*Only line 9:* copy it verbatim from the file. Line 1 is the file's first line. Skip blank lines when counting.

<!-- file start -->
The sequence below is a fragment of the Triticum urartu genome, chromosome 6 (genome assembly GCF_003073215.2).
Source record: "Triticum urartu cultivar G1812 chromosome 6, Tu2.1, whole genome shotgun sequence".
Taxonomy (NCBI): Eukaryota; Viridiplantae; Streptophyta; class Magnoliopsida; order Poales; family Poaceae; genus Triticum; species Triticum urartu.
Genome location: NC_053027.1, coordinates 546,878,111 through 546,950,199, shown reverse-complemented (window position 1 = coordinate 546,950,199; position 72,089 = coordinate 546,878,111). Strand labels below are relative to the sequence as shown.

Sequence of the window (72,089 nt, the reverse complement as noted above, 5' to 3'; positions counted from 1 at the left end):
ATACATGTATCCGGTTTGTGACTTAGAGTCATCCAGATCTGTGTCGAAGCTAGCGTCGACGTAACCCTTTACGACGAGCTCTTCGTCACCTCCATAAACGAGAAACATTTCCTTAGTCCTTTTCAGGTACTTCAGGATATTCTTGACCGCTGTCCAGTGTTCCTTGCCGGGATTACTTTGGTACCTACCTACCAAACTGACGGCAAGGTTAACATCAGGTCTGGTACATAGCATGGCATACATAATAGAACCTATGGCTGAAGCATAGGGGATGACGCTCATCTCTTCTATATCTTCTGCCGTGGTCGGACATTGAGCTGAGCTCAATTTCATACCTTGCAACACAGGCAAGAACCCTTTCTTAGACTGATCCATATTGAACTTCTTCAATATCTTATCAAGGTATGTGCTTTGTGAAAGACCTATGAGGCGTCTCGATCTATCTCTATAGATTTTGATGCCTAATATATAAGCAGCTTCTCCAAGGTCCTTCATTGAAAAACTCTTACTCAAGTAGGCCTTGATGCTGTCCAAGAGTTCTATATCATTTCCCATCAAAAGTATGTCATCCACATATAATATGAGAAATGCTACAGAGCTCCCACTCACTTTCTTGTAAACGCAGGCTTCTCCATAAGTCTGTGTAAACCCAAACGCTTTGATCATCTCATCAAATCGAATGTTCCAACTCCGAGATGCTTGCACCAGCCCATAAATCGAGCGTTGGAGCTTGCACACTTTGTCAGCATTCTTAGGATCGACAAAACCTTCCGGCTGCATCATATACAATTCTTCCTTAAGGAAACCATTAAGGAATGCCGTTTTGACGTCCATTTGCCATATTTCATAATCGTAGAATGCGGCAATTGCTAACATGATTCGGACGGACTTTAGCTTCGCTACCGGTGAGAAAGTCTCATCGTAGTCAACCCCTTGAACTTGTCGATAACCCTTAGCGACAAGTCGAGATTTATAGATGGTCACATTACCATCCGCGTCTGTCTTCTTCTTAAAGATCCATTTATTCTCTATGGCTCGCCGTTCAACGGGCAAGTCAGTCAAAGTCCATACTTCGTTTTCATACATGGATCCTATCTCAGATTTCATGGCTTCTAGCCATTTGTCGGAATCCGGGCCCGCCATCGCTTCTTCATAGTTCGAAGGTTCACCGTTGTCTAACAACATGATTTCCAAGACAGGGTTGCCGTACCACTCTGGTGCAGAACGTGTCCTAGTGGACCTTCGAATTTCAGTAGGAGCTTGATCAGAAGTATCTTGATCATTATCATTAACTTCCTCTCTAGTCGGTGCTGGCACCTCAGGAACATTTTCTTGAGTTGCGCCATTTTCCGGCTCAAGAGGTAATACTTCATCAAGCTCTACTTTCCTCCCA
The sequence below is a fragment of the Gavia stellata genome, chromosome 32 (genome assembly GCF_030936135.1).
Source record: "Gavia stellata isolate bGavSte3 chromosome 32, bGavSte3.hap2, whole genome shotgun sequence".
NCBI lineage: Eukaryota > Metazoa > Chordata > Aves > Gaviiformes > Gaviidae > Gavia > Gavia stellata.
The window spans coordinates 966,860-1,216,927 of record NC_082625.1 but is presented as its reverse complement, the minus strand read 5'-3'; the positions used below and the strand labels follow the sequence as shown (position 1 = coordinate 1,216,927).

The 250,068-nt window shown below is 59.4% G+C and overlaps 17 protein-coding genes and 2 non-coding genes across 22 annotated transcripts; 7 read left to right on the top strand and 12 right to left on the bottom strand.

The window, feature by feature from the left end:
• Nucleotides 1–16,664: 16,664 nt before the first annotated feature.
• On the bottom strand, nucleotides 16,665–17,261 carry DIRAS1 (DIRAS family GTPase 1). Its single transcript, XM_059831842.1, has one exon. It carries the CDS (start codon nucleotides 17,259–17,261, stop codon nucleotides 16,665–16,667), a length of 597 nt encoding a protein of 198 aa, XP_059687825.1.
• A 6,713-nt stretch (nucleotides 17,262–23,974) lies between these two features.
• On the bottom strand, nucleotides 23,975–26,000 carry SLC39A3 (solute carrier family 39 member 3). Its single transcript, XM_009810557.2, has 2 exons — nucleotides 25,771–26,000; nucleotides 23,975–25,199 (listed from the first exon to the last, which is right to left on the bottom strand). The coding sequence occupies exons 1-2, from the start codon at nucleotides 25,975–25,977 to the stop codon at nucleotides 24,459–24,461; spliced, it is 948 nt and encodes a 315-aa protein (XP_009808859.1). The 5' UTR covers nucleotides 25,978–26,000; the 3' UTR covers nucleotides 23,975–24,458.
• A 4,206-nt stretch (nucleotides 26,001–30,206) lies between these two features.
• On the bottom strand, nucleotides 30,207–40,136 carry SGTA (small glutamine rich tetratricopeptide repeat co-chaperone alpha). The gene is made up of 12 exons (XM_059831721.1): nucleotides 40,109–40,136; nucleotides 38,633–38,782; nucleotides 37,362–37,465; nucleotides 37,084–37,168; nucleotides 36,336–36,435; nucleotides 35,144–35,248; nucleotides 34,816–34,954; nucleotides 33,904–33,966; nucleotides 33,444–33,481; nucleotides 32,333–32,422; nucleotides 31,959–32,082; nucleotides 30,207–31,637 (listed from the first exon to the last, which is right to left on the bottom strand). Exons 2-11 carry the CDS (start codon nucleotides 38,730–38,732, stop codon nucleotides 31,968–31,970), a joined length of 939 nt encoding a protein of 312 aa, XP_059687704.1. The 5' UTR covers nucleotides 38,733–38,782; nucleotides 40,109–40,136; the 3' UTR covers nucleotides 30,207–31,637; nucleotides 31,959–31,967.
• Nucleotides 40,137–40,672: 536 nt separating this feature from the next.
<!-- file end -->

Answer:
NCBI lineage: Eukaryota > Metazoa > Chordata > Aves > Gaviiformes > Gaviidae > Gavia > Gavia stellata.